It seems like only a few years ago when Scion joined the automotive community and touted its edgy, inexpensive cars. They were geared toward active young buyers, then called Generation Y, and who had limited funds.
But it’s been 12 years since Scion debuted in the United States, and the brand produced by Toyota is still marketing its vehicles to active young buyers, now called millennials.
Scion says its cars are ideal for those constantly on the move and with less than $20,000 to spend on a new car.
Beginning with a national debut on September 1, Scion will focus on two new 2016 offerings.
The Scion iA is a sporty entry level sedan; the Scion iM is a five-door hatchback. Both models, available with manual and continuously variable transmissions, (CVT), were presented during a recent regional media launch in San Francisco.
With driving partner Chris Davies from Slashgear, I drove the manual transmission iA during the second half (about 40 miles) on an often winding, back road route to Santa Cruz. Likewise, on the second half of the coastal return trek to San Francisco, I drove the iM.
Scion is among only a few carmakers with an unusual approach. It offers its cars in one trim, “mono-spec.” The budget brand has also tried to find its niche market against a good share of well-heeled carmakers in the entry level market by offering a lengthy list of all-inclusive features.
Standard features on the iM include: power folding mirrors, cruise control, dual-zone automatic A/C, a Pioneer audio system with a 7-inch touch screen; a backup camera, a leather-wrapped steering wheel, power windows and locks, 17-inch alloy wheels, LED taillights, and eight airbags. The price: for $18,460 with the six-speed manual, $19,200 with the CVT. The 1.8-liter, four-cylinder Scion iM has 137 horsepower and EPA gas mileage estimates of 27 in city driving, 36 mpg on the freeway and a combined 31 mpg.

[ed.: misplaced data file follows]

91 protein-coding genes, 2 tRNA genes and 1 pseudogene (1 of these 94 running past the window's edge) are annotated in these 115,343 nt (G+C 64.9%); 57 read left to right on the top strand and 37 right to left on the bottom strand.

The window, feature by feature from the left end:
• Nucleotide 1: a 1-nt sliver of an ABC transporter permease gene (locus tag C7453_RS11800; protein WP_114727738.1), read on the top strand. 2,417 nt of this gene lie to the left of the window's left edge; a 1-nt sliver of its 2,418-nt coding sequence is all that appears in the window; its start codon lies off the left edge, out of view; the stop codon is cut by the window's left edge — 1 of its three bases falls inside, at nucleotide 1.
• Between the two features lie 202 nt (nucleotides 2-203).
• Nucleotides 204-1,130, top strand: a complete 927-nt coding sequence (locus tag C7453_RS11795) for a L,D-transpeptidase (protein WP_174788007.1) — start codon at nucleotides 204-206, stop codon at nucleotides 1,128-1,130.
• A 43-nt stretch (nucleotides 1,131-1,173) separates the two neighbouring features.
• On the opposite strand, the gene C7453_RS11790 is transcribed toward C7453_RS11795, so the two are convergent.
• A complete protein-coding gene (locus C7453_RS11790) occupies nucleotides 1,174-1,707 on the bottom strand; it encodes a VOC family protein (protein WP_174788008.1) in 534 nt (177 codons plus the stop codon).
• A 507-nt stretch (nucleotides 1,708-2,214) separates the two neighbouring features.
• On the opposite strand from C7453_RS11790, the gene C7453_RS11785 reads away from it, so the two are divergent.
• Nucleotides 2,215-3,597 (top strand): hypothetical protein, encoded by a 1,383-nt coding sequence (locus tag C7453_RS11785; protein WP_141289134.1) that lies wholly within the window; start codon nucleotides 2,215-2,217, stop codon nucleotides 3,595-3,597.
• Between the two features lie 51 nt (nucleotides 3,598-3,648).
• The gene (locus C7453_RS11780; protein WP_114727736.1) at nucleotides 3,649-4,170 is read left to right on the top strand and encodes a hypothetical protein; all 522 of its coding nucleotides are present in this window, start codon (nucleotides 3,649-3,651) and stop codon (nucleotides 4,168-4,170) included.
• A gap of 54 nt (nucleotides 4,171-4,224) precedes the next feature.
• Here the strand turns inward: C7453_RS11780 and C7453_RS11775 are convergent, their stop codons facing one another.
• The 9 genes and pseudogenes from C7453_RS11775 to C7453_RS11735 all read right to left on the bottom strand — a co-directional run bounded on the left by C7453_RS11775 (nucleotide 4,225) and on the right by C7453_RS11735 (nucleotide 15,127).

The Scion iA is the rebadged Mazda2. It’s also a four-cylinder with 106 horsepower and gas mileage averages of 33 city, 42 highway and 37 combined. Among the lowest-priced vehicles in the sub-compact segment, the Scion iA price point, minus destination, is $15,700 for the six-speed manual and $16,800 for the six-speed automatic.
Like its sibling, the Scion iA has a substantial standard features list: 16-inch alloy wheels, turn-signal repeaters in the side mirrors, a low-speed forward-collision warning system, cruise control, air conditioning, keyless entry, push-button ignition, a backup camera, and Mazda’s 7-inch infotainment system screen.
The test routes for the new Scion models proved ideal. On the round-trip journey, my review companion and I had several similar opinions.
The iM is a more refined offering. The interior materials are a higher grade and the 31 more horsepower came in handy during ascents and while passing vehicles, particularly on the winding two-lane frontage roads.
As sub-compacts, the Scion iA and iM have substantial interior space for the segment. As 6-foot, 195-pound front seat passenger, I was comfortable and had plenty of headroom and legroom. As the driver, I had no blind-spot issues. But the manual shifting on both models could be smoother.
The navigation system works intuitively. The iA screen is permanently affixed as an extension on the upper dash. It looks like it should be retractable, but it’s not. The navigation system on the iM is mounted flush on the console and looks like it’s an aftermarket option. It’s not.
The ride quality of the new Scion models is surprisingly. Both newbies offer a steady, if periodically underpowered, feel with a hint of sportiness. The exterior is edgy with sharp angles and an array of standard and bright color options like spring green metallic and electric storm blue.
One area of concern is the oddly shaped front grille on the iA. It looks like a pouting fish.
The 2016 Scion iA and iM may not find a niche in a marketplace stuffed with respectable and mass-selling choices from most manufacturers. But if value, substantial standard features and respectable gas mileage averages are important, they’re worthy choices.
I’m not a millennial on the move, but I’d spent the additional $2,500 for the Scion iM to get wherever I’m going with a more pleasant experience.
Article Last Updated: September 8, 2021.
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A sports, travel and business journalist for more than 45 years, James has written the new car review column The Weekly Driver since 2004.
In addition to this site, James writes a Sunday automotive column for The San Jose Mercury and East Bay Times in Walnut Creek, Calif., and a monthly auto review column for Gulfshore Business, a magazine in Southwest Florida.
An author and contributor to many newspapers, magazines and online publications, James has co-hosted The Weekly Driver Podcast since 2017.